TK: Did you always know what type of electronic music you wanted to create?
C: To be honest I write all sorts of music, most of which nobody will ever hear. I just love writing music. However, I have always had a plan on how I would infiltrate the scene and what music I would write at first to help me build and lead on to exactly where I want to be. My head is completely in the melodic world – all the emotion that comes with it just really grabs hold of me – and that’s where my music is beginning to settle now, more down the progressive route.
TK: Do you prefer the act of DJ’ing for a live crowd or producing at the studio? Was there a particular artist or track that made you want to try your hand at production?
C: I’m really torn on this. I love DJ’ing and playing in front of a live crowd but I equally enjoy sitting in the studio writing music to play at these gigs. Seeing a crowd react to one of your tracks is such a great feeling. As is a crowd simply enjoying themselves to the music you are playing. There’s been many artists who’s music has helped push me towards wanting to produce music, none more so than Eric Prydz.
TK: Going off that, which artists would you say have had the greatest impact in shaping your music?
C: I would say the biggest influences on the music I produce are the likes of Eric Prydz, Hot Since 82, Jeremy Olander, Sasha, Solomun, Maceo Plex, Guy J etc.
TK: How do you feel about opening for living legend, Eric Prydz? How did that come to be?
C: It really is an honour to be opening for Eric. Anybody who knows me knows how much of a fan I am and how much of an inspiration and hero he is to me, so to be sharing a stage with him is quite surreal for me. I warmed up for him in LA in December at the shows he put on for James Lillo and I got on well with his team and I think it’s all went from there. I don’t know much, I have left it all down to my management and agency.
TK:What is one record you couldn’t get enough of while you were growing up? Currently?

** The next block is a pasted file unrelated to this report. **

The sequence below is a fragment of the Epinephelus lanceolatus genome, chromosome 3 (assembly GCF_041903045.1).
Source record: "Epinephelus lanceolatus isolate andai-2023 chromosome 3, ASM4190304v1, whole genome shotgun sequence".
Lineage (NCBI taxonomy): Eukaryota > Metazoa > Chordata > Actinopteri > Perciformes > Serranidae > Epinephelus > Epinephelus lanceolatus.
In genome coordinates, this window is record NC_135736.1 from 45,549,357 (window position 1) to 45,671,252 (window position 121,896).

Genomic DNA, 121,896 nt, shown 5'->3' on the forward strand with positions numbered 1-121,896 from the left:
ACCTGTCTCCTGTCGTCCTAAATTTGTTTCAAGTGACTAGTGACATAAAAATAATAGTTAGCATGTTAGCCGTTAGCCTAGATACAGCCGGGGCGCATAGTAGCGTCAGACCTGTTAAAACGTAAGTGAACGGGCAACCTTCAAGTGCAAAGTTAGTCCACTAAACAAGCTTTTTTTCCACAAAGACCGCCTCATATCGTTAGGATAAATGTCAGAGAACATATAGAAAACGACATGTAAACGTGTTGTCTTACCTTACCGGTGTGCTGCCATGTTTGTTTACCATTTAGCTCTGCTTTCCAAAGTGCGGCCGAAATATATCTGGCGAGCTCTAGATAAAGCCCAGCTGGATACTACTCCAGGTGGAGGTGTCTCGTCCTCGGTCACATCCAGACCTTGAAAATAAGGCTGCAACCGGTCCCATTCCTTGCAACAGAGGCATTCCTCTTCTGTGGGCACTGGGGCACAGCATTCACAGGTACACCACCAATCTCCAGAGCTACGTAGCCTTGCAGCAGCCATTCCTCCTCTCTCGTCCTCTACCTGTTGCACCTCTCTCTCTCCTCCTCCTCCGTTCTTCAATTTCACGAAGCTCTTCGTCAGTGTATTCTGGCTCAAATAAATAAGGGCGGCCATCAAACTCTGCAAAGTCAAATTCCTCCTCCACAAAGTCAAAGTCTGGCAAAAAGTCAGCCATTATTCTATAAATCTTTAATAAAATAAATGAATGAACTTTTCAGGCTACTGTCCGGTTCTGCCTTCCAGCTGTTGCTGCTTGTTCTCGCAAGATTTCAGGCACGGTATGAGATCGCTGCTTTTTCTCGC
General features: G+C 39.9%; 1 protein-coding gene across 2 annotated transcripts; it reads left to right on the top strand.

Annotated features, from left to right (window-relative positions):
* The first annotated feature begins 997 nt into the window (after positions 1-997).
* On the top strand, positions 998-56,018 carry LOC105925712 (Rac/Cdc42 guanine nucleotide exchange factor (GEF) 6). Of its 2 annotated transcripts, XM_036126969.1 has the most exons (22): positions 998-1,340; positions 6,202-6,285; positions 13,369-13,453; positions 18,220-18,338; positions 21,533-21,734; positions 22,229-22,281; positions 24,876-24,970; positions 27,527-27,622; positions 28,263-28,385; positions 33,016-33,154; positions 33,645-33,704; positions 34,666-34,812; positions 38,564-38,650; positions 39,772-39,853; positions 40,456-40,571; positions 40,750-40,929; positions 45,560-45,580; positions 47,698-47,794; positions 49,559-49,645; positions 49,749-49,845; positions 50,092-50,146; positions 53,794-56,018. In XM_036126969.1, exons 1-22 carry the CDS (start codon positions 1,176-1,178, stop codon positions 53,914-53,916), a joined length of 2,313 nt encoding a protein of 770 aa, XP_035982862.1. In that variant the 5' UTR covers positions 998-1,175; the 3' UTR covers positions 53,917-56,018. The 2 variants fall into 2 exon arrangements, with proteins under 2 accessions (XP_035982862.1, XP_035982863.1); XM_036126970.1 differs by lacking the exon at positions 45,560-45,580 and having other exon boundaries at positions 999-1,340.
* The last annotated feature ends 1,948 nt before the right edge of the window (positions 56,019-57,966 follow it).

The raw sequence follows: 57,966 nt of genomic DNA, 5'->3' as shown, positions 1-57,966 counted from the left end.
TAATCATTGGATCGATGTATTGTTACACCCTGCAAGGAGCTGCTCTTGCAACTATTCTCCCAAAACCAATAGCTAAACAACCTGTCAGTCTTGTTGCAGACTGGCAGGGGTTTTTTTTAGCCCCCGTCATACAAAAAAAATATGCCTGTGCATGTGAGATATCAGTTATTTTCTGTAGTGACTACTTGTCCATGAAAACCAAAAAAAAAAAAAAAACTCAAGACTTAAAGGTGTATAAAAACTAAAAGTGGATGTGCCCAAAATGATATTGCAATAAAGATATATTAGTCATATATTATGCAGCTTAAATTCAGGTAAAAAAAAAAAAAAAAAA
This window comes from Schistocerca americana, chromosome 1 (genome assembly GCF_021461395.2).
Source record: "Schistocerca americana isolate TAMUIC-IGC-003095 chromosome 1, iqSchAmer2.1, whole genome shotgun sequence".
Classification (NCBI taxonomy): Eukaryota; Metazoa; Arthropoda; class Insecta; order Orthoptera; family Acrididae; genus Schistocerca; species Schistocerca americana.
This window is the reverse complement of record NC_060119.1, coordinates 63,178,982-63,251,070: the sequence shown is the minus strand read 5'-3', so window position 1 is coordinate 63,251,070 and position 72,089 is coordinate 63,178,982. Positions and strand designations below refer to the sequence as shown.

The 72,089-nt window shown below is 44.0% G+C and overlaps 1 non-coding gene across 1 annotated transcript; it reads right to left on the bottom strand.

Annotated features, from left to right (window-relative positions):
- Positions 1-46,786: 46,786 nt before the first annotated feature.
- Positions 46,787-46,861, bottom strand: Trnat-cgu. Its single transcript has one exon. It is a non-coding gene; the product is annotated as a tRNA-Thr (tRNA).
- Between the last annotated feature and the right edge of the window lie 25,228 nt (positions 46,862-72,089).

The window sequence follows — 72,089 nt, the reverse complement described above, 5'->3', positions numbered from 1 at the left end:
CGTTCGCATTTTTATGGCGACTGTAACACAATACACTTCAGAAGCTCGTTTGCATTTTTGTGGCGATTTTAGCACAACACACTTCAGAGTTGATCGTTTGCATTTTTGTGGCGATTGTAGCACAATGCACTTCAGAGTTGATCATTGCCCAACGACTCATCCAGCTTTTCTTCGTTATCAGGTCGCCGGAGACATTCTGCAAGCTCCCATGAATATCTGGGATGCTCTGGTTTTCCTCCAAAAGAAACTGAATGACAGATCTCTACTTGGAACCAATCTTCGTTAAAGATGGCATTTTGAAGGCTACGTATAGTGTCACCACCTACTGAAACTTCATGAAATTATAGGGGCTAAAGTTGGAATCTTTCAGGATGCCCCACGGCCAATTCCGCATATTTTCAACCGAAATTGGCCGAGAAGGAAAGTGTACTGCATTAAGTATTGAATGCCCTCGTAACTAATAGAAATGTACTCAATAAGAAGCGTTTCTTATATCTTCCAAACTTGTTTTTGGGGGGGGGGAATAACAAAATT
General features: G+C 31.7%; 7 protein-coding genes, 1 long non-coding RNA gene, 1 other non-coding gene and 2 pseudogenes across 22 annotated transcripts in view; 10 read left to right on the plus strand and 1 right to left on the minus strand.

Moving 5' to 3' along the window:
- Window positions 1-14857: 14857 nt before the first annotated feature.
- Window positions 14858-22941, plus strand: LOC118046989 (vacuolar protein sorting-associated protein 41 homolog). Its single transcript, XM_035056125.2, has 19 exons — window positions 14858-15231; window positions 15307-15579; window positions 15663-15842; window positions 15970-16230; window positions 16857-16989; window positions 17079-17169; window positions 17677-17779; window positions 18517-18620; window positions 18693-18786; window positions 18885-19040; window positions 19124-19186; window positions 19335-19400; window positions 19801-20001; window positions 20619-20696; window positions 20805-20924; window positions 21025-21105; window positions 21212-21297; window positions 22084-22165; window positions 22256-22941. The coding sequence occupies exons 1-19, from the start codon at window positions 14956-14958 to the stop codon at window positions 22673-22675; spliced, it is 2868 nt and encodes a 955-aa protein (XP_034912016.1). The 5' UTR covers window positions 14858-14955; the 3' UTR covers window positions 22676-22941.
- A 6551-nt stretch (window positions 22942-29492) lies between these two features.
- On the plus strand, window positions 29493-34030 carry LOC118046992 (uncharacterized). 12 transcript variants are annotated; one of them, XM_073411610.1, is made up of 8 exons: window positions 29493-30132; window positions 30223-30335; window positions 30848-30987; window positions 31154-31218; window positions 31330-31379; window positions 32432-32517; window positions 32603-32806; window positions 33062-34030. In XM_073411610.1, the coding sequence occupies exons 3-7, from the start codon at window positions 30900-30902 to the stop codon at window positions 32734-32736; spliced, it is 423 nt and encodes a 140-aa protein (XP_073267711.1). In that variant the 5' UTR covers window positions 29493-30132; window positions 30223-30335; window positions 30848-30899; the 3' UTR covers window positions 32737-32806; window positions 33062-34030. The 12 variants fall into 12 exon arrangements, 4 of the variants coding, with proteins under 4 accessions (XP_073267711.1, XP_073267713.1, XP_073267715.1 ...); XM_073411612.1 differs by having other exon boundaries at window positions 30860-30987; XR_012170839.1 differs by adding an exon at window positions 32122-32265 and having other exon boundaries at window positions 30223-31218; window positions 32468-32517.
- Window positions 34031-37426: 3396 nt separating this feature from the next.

C:I used to love ‘Sabrina Johnston – Satisfy My Love (Johnny Boy’s Monday Full-On Remix)’ growing up. Nowadays there’s so much great music around, one track I do really like is ‘Pryda – Mirage’.
TK: Dream B2B?
C: Eric Prydz haha.
TK: What do you usually start with when preparing for a set?
C: I don’t really have any preparation rules before I play. I just aim to go to the show and express myself as an artist and make the crowd enjoy themselves. I do like to get to clubs early so I can feel the atmosphere and see what music is working and plan mentally what way I will build my set.
TK:What has been your favorite venue to play thus far? Are there any venues that you aspire to play at one day?
C: Warung in Brazil for sure. It’s absolutely amazing. I would love to play Stereo in Montreal, DC10 in Ibiza, Fabric in London, Womb in Tokyo the list is endless. I really am just grateful for playing each weekend no matter where it is though.
TK: Finally, summer is quickly approaching. Do you have any big plans this summer, festival and touring wise?
C: My diary for the summer is starting to fill up now. So far I’m at Creamfields and SW4 festival wise. Touring I’m all over the place, I have a tours in both North and South America and I’m all around Europe with 5 shows confirmed in Ibiza and hopefully more being sorted soon.